11 of the World’s Most Unbelievable Swords
Part historical artefact and part legend, they remain objects of veneration and admiration for the heroes who carried them and their fascinating qualities.
In world history, the sword was not merely a weapon of war, one relatively inexpensive and easy to produce, but a sign of rank and power. Of all the weapons produced in antiquity, swords continue to fascinate us for their ability to transport us back to the age of legend, half-real and half-imagined, through their still wonderful stories.
The most famous sword of all, Excalibur came into the hands of King Arthur Pendragon in one of two ways, depending on which version of the story we read. In one, Arthur draws the sword from an enormous stone, thus establishing his right to the throne of England. In another version, the Lady of the Lake presents it to Arthur. Legend says that Arthur, later badly wounded, ordered one of the Knights of the Round Table to throw Excalibur back into the lake.
The sword of Charlemagne, Joyeuse was used to coronate French kings during the 13th century. According to the Song of Roland, its blade changes color “thirty times in a day.” Today, it’s on display in the Louvre museum but, according to scholars, Joyeuse has undergone several modifications over time. The handle and guard date from the 12th and 13th centuries respectively, but the blade dates from the 9th or 10th century.
A legendary sword, it belonged to Muhammad’s cousin, Hazrat Ali. The prophet is said to have given it to Ali saying, “There is no warrior like Ali and there is no sword like Zulfiqar.” According to tradition, it’s a double-pointed scimitar which, besides being a sign of the Islamic faith, has been sheltered until today in a private collection.
The Sword of William Wallace
Measuring one meter and sixty centimeters, this legendary sword of the Scottish hero William Wallace dates from the 13th century. Today it’s on display at the National Wallace Monument, near Stirling, Scotland. Some historians believe it to be a replica or later reconstruction.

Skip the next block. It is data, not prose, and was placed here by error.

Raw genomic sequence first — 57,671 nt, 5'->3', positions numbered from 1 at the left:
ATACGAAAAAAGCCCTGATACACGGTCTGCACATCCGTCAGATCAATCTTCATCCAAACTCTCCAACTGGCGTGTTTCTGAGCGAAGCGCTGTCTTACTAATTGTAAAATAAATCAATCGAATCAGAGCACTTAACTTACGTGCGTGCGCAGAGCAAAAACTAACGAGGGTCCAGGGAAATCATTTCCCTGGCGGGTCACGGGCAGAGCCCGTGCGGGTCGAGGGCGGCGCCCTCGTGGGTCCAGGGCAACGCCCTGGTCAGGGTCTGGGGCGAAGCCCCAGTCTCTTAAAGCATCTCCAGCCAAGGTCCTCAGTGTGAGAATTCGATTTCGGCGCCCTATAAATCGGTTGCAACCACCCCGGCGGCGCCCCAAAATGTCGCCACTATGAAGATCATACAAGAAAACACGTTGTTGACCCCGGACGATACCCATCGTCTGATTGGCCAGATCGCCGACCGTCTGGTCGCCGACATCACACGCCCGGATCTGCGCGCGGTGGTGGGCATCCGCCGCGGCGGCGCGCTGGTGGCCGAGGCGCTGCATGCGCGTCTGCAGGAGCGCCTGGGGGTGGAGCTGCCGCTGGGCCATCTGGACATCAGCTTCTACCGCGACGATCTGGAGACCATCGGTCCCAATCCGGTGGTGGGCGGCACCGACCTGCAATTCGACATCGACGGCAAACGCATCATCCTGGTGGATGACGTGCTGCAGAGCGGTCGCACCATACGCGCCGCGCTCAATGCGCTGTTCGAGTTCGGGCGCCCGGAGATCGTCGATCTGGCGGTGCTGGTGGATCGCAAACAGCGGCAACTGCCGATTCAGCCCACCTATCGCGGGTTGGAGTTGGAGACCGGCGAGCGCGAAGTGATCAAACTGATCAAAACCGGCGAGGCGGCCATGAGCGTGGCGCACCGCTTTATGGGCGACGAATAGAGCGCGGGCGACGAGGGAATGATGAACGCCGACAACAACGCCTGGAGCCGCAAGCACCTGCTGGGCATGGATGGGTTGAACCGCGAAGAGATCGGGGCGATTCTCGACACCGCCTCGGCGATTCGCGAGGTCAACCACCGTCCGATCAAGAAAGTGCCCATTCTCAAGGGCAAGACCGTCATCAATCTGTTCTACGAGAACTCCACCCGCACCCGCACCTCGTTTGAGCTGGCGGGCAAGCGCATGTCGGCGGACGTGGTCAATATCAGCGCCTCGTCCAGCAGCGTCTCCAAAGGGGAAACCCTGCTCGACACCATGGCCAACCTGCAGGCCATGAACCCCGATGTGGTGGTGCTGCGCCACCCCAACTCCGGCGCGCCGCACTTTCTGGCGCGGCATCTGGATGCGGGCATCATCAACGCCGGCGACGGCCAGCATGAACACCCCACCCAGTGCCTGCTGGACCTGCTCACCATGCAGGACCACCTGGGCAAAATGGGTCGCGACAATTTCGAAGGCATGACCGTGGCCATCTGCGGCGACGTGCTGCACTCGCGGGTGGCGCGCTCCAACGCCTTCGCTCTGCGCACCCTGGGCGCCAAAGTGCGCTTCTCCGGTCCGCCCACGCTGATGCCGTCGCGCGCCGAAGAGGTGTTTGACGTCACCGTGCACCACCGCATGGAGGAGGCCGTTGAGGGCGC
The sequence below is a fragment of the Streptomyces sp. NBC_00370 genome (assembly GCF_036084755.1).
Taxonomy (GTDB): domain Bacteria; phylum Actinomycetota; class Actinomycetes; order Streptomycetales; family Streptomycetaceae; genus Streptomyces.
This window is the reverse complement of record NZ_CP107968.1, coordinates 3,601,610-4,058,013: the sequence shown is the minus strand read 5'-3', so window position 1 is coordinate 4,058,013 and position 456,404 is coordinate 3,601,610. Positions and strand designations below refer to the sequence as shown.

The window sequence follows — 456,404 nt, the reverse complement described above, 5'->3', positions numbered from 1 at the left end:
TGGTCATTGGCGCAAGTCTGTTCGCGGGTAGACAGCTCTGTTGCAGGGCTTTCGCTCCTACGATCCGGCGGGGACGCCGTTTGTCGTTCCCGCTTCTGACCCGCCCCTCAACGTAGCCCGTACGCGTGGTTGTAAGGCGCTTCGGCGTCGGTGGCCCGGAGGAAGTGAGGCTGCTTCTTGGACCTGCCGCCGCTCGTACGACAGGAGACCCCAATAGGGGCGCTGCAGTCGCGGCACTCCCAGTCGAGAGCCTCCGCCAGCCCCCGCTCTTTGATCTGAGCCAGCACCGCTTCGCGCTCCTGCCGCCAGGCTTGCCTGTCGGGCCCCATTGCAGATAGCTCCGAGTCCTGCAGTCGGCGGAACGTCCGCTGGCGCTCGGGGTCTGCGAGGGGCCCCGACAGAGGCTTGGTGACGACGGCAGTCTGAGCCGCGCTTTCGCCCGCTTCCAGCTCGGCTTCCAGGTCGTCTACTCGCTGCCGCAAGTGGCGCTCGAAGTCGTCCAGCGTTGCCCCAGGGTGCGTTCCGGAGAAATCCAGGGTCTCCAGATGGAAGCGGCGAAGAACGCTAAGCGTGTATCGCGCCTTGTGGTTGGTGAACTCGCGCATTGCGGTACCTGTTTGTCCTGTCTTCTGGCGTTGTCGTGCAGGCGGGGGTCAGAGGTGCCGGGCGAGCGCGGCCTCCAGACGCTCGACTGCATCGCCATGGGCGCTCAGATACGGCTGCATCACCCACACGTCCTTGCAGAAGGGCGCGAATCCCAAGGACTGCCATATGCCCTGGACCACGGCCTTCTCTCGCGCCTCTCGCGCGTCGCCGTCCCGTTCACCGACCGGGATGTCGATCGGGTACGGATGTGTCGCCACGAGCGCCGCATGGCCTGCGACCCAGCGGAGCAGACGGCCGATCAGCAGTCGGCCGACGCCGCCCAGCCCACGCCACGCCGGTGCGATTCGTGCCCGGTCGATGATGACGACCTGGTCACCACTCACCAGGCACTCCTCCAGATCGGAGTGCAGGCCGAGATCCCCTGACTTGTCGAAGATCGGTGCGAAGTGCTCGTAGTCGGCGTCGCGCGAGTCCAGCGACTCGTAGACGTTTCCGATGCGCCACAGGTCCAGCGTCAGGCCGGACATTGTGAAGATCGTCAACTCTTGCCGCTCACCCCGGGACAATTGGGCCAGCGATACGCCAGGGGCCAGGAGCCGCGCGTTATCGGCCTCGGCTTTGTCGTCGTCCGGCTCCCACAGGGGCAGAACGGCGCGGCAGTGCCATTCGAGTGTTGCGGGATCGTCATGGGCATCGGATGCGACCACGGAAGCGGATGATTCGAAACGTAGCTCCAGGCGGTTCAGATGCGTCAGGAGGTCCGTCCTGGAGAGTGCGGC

Tizona and Colada
According to El cantar del Mío Cid (The Song of My Cid), Tizona and Colada were swords belonging to Rodrigo Díaz de Vivar, nicknamed Cid the Champion. Although Cid’s story mixes historical truth with legendary folklore, Tizona is exhibited in the Museo de Burgos along with other relics from the famous Spanish knight.
Having once belonged to the legendary Danish king, Hrólf Kraki, Skofnung is one of Icelandic literature’s most famous swords. A magical weapon, it held the spirits of 12 of the king’s bravest bodyguards. According to the Laxdæla saga, the sword should never be unsheathed in the presence of a woman, nor should sunlight be permitted to shine on its hilt.
Re-discovered only in the 20th century, it’s said that the archaeologist who unearthed Gou Jian from a tomb in China cut off a finger with its edge, though the sword is dated to some 2,000 years ago. Safeguarded today as a treasure of the Chinese state, it weighs less than a kilo and measures 58 cm in length, 4.6 cm in width, and 8.5 cm at the handle.
Hrunting and Naegling
A pair of swords, they were once the weapons of the mythical hero Beowulf. According to tradition, both were mystical swords though they were unable to defeat the hero’s enemies. In fact, Naegling was broken during a confrontation with a dragon.
According to the Song of Roland, an angel gave this sword to Charlemagne. It was made of numerous relics from the Christian tradition, including a tooth from Saint Peter and part of the vestments of the Virgin Mary. In literature, Roland uses it to defend himself against a horde of Muslim fighters. In one very old legend, Durandal was thrown from a cliff by Roland, and may be embedded in a rock face in the mountain village of Rocamadour, in France, even today.
Image: Public Domain
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